Two more Dora M. Batty works are next, from 1925 and 1932.

Poster art and design at the London Transport Museum
From Country to the Heart of Town, by Dora M. Batty, 1925
Poster art and design at the London Transport Museum
To Regent's Park - Roses, by Dora M. Batty, 1932

The following two images are photos of original artworks created by the celebrated artist and illustrator Edward Bawden for posters. The first, Hyde Park (1925), was for the Underground, while The Titfield Thunderbolt (1952) was for the Ealing Comedy film of the same name. The latter is on loan to the London Transport Museum from the Victoria and Albert Museum.

Poster art and design at the London Transport Museum
Hyde Park, by Edward Bawden, 1925
Art and design posters at the London Transport Museum
The Titfield Thunderbolt, by Edward Bawden, 1952

Next are two 1937 watercolours by Eric Ravilious, a contemporary of Edward Bawden, whose work also remains popular today. These two images were intended for posters promoting travel to Greenwich, but were not used. They may have been considered too much like fine art and not 'poster-like' enough.

Poster art and design at the London Transport Museum
Greenwich Observatory, by Eric Ravilious, 1937
Poster art and design at the London Transport Museum
Greenwich Pier, by Eric Ravilious, 1937

Horace Taylor's 1924 poster design below is an art deco classic of bold blocks of colour with no shading and little detail.

Poster art and design at the London Transport Museum
Brightest London is Best Reached by Underground, by Horace Taylor, 1924

Next, Graham Sutherland's summery 1933 gouache painting tempts Londoners to use the Underground to reach rural areas.

Poster art and design at the London Transport Museum
London Transport Opens a Window, by Graham Sutherland, 1933

The next group of four images are examples of wartime posters on the Underground.


The first, from World War I, encourages Londoners to join the army, while the other three are from World War II. The second one is purely informational and so has only minimal design content. The third shows a female Underground worker, while the fourth looks forward to post war recovery.


Join the Army Today, 1914

Shelter Tickets, 1940

Woman Porter, by Eric Henri Kennington, 1944

Rehabilitation, by Anna Zinkeisen, 1944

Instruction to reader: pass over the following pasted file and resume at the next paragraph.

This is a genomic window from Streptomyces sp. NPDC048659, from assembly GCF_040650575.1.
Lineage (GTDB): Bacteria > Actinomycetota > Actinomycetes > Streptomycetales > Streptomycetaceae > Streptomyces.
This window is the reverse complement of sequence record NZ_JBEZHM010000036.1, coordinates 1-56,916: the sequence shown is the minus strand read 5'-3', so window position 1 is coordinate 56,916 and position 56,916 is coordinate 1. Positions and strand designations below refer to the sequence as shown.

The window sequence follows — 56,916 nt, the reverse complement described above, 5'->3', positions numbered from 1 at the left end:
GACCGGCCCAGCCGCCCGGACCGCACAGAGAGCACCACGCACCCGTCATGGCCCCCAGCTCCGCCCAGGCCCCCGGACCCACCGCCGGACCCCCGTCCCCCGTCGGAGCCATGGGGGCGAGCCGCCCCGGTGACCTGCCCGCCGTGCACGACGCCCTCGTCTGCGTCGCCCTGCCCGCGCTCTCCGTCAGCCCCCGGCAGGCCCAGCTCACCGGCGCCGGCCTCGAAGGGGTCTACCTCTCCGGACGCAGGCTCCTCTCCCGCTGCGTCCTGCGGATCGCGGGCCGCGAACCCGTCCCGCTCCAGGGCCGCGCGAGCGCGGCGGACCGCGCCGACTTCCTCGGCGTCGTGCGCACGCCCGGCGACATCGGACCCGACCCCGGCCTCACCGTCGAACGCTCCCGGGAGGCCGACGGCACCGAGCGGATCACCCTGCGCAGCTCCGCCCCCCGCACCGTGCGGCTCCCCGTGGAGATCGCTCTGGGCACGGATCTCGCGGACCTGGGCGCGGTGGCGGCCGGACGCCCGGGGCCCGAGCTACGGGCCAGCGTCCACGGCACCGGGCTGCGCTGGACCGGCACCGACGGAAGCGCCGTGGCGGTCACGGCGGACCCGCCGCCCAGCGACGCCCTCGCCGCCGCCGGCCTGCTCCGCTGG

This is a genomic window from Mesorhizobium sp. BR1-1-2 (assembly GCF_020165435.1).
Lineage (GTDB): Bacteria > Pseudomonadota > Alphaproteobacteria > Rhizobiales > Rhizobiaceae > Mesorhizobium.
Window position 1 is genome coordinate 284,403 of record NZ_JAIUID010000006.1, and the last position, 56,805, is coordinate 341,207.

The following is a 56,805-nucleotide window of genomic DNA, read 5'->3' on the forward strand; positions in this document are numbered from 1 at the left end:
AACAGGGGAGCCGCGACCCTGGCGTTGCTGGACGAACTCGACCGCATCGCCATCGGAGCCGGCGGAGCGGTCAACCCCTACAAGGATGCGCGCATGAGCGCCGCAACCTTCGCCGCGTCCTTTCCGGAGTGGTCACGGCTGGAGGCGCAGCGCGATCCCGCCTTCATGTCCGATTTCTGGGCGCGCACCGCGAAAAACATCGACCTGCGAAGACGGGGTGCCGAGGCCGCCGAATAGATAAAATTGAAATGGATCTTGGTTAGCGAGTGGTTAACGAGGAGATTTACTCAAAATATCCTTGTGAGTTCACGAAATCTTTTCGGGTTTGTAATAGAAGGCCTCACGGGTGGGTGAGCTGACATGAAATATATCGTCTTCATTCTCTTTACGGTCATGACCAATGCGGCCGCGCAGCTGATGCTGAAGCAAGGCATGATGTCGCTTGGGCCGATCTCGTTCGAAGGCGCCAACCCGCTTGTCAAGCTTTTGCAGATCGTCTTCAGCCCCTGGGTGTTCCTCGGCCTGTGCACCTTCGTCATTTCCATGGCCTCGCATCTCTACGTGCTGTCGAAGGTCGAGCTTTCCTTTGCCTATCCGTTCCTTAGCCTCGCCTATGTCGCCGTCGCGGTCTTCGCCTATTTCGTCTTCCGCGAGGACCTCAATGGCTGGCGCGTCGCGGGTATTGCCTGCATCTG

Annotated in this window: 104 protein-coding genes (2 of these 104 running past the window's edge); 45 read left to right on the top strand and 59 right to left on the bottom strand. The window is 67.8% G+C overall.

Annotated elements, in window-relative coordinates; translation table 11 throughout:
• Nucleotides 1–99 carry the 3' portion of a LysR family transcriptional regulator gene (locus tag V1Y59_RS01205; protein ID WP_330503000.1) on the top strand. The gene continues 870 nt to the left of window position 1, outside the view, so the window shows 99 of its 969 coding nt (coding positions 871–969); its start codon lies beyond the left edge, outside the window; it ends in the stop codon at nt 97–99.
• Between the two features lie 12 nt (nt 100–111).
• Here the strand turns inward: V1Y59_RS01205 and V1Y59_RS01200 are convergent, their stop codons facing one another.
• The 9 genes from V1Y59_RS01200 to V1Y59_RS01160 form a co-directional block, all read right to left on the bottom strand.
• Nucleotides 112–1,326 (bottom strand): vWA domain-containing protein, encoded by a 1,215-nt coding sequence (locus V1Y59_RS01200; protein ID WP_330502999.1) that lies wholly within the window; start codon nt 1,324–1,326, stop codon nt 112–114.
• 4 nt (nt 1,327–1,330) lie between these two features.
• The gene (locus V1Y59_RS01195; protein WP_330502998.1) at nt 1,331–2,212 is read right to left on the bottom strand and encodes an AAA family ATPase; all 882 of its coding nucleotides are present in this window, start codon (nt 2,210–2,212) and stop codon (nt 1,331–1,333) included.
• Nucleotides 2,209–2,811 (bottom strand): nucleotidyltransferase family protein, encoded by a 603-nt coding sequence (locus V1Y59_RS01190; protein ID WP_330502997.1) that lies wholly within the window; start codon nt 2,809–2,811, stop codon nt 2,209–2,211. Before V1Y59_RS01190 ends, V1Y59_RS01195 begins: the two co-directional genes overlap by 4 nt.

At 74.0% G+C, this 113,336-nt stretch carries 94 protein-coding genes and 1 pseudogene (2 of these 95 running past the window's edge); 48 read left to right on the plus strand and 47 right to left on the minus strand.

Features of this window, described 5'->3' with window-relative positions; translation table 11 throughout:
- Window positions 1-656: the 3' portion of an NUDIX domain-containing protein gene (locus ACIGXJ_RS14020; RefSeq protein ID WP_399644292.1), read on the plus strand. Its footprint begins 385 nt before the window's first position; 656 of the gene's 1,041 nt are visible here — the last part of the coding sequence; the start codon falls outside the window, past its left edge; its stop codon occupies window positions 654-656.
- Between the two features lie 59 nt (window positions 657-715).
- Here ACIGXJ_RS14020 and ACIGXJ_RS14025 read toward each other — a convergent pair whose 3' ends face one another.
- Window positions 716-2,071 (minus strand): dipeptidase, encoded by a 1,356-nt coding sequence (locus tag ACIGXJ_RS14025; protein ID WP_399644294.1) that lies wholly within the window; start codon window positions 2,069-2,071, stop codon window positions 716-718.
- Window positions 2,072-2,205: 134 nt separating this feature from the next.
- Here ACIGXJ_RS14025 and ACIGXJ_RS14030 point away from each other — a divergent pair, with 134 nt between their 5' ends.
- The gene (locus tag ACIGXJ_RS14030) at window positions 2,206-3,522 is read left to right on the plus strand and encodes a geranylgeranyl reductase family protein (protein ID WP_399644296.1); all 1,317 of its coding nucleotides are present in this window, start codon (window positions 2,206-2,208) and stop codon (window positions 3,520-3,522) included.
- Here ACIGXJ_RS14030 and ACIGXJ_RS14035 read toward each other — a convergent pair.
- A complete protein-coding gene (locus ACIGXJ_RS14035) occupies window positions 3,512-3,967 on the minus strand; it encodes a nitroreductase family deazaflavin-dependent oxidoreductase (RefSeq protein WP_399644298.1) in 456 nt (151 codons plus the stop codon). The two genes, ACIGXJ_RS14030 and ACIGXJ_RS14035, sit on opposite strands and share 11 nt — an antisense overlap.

Also from World War II, the 1944 image of St Paul's Cathedral, below, by Walter Spradbery, was part of a series under the heading The Proud City. They were designed to enshrine London's spirit of survival and resilience in the face of aerial bombing campaigns. St Paul's is shown surviving amidst destruction all around.

Poster art and design at the London Transport Museum
The Proud City: St Paul's, by Walter Spradbery, 1944

The poster below, from 1947, was designed to encourage the great British habit of patient and orderly queuing, while drawing attention to the workload of London Underground staff.

Poster art and design at the London Transport Museum
At Your Service, by Leo Dowd, 1947

The next poster is an amusing way of vaunting the speed and efficiency of the newly opened Victoria line in 1969. It was the first completely new Tube line in central London for 60 years.

Poster art and design at the London Transport Museum
Don't Doze Off, 1969

The final three posters below are further examples of fine art on the Underground, this selection from the late 20th century by artists David Booth, Benoit Jacques and Howard Hodgkin.

Poster art and design at the London Transport Museum
The Tate Gallery by Tube, by David Booth of Fine White Line, 1986
Poster art and design at the London Transport Museum
Fly the Tube to Heathrow, by Benoit Jacques, 1987
Poster art and design at the London Transport Museum
Highgate Ponds, by Howard Hodgkin, 1990

Through its posters, London Underground has supported British and international artists and designers for well over a century, adding to the cultural life of Londoners and visitors alike. There are many more on display in the museum than I have shown above and the poster gallery only shows a sample of its vast collection at any one time.


The London Transport Museum is now an important destination not only for those interested in the history of urban transport, but also for lovers of graphic art and design.


The museum is open daily from 10am to 6pm. For more details please see the London Transport Museum website.

 

Walks available for booking

For a schedule of forthcoming London On The Ground guided walks, please click here.

Recent Posts

See All

Comments


bottom of page